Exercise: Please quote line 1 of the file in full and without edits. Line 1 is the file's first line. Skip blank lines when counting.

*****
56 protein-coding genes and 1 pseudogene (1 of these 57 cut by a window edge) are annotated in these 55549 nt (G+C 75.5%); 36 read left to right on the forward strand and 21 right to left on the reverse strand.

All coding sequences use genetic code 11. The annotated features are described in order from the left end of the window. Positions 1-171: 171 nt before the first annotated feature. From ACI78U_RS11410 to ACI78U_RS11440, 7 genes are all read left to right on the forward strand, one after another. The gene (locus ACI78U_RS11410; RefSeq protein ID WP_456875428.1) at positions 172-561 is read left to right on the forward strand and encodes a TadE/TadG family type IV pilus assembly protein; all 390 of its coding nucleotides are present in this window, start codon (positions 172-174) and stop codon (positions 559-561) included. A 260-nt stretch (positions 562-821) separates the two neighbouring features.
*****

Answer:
56 protein-coding genes and 1 pseudogene (1 of these 57 cut by a window edge) are annotated in these 55549 nt (G+C 75.5%); 36 read left to right on the forward strand and 21 right to left on the reverse strand.